Sonoma County Wine Library

It has been quite a long time since I posted anything, but I have a very good excuse (I think).  I finished my MLIS!  It’s hard to believe that I finally finished my three years and a few months journey through grad school.  It was an exhausting fall and holiday season and I needed some time away from the computer to recuperate and relax!

One thing I did to celebrate was to go wine tasting for the day with the bf.  Coincidentally, BayNet was hosting a tour of the Sonoma County Wine Library that same day.  Even luckier for me, the bf was into supporting my nerdiness and happily went on the tour with me.

The tour was back in October, so forgive the lateness of this post.  Like I said, I’ve been avoiding the computer for a couple of months.  Anyway, it was a good turnout and the Wine Librarian (how do I get that title?!?), Jon Haupt, pulled out some fun items to share with the group.

The library is located inside the Healdsburg branch of the Sonoma County Library system.

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They have about 6,000 items in the collection, including 1,000 rare books, ephemera, periodicals, and wine-related clippings.  Topics include agriculture, cooking, viticulture, food, cheese, beer and liquor, regions, the wine business, and winemaking.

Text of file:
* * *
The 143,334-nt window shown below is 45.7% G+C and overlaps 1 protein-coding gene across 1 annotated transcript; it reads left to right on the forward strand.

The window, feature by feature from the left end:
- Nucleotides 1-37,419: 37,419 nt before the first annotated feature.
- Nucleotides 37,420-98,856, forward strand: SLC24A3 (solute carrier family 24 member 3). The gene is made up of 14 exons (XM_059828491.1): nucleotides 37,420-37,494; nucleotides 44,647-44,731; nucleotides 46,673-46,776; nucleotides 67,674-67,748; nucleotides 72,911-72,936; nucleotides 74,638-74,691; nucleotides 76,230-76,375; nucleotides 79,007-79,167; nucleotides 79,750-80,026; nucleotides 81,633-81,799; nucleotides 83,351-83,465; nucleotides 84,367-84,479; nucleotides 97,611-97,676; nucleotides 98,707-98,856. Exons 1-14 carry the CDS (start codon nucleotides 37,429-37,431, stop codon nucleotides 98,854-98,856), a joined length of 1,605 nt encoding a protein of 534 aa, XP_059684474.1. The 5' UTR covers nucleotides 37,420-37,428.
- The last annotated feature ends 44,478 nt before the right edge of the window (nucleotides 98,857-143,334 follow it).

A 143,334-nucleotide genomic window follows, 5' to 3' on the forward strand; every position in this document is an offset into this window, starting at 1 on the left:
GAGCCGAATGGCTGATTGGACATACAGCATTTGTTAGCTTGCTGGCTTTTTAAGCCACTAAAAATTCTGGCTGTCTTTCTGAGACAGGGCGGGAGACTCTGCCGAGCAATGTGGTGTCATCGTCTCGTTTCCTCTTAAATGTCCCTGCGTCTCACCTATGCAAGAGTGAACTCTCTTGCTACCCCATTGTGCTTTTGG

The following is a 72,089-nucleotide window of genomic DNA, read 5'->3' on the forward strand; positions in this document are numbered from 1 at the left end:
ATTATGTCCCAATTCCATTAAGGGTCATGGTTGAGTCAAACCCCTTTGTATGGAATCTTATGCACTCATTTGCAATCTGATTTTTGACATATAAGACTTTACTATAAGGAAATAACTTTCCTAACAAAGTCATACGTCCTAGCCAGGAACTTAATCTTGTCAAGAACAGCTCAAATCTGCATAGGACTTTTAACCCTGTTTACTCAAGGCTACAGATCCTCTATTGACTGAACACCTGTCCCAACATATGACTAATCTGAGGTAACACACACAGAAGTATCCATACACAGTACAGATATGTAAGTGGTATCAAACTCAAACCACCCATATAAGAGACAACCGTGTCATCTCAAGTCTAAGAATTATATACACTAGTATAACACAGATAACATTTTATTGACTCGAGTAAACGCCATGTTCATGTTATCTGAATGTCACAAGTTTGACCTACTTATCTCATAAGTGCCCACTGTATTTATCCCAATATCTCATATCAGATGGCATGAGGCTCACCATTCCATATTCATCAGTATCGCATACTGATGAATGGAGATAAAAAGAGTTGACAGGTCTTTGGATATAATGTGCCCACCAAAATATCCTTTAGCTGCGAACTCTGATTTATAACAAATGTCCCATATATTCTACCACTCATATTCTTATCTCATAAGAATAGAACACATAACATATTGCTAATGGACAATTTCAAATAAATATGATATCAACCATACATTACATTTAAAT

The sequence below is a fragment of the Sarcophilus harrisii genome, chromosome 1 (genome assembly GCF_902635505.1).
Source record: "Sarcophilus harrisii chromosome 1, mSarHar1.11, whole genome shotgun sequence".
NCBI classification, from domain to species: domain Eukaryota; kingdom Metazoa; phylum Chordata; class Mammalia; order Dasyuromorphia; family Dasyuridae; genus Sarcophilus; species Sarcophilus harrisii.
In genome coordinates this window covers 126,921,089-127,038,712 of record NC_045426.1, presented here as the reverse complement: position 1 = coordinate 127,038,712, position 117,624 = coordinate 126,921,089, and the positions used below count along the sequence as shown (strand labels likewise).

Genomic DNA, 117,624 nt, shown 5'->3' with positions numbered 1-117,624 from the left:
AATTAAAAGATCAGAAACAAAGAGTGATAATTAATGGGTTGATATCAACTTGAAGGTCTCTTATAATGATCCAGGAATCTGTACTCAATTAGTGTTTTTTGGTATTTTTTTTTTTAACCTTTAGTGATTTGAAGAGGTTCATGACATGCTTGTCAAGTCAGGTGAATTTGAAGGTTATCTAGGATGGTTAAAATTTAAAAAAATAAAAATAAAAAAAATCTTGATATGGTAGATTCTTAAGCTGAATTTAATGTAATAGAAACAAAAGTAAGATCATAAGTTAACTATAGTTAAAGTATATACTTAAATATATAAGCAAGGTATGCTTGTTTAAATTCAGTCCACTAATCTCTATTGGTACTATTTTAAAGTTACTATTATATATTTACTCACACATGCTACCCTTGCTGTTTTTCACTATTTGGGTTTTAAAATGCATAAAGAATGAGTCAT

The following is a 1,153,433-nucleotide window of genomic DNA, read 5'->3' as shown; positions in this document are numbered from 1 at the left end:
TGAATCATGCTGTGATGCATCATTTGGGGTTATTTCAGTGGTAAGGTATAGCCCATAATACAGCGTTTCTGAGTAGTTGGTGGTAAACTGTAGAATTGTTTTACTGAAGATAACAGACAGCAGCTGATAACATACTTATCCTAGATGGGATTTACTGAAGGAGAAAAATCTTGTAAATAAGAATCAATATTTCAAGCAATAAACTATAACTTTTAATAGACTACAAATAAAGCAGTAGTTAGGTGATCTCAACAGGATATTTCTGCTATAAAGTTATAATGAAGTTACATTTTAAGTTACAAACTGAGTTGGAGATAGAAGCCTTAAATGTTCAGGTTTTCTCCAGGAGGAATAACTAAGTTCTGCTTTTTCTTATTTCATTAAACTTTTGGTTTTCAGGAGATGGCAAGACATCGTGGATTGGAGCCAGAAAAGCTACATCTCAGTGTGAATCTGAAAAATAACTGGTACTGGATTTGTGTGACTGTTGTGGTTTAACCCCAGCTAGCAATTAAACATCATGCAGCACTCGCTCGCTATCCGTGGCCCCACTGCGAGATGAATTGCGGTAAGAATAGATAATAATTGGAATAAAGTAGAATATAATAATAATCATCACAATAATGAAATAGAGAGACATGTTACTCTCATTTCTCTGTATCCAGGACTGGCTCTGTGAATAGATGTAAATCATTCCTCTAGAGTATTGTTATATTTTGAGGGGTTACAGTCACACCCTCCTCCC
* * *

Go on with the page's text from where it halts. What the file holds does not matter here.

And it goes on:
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They use the Koha catalog system for their OPAC.  The collection is cataloged using the Dewey Decimal System.

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The periodicals area, with approximately 60 different magazine subscriptions

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The oldest book in the collection, published 1518 (but much older than that), the Libri de re rustica by Marcus Porcius Cato.  (See the digitized version at the Internet Archive!)

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This was a beautiful and enormous book from 1900 containing illustrations of French grapes.  (I didn’t catch the name of it, sorry, so please let me know if you know the title.)

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This is a fun pop up book – Hugh Johnson’s Pop Up Wine BookPublished in 1989.

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Another rare book was one published in Spain in 1584 the Libro de agricultura: que tracta de la labranca y crianca, y de muchas otras particularidades y prouechos del campo, by Gabriel Alonso de Herrera.  The book is on winemaking, which he said they might have used for reference in the California missions.  See the digitized version at the Internet Archive.)

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This is the rare books and clippings area.

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More rare books

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Subject files.  The clippings are in a database, but new items are not currently being added to the existing database.

Like many other special libraries, the Wine Library did not have a collection development policy when the librarian began, and they are out of space for the physical collection. He has not had time to do any deaccessioning. The library also does not have a strategic plan, although he would like to create one.

I thought these were fun..

And then there is the ephemera!  I totally want this game.

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And a scrapbook on the region

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An interesting special collection at the library is of wine labels.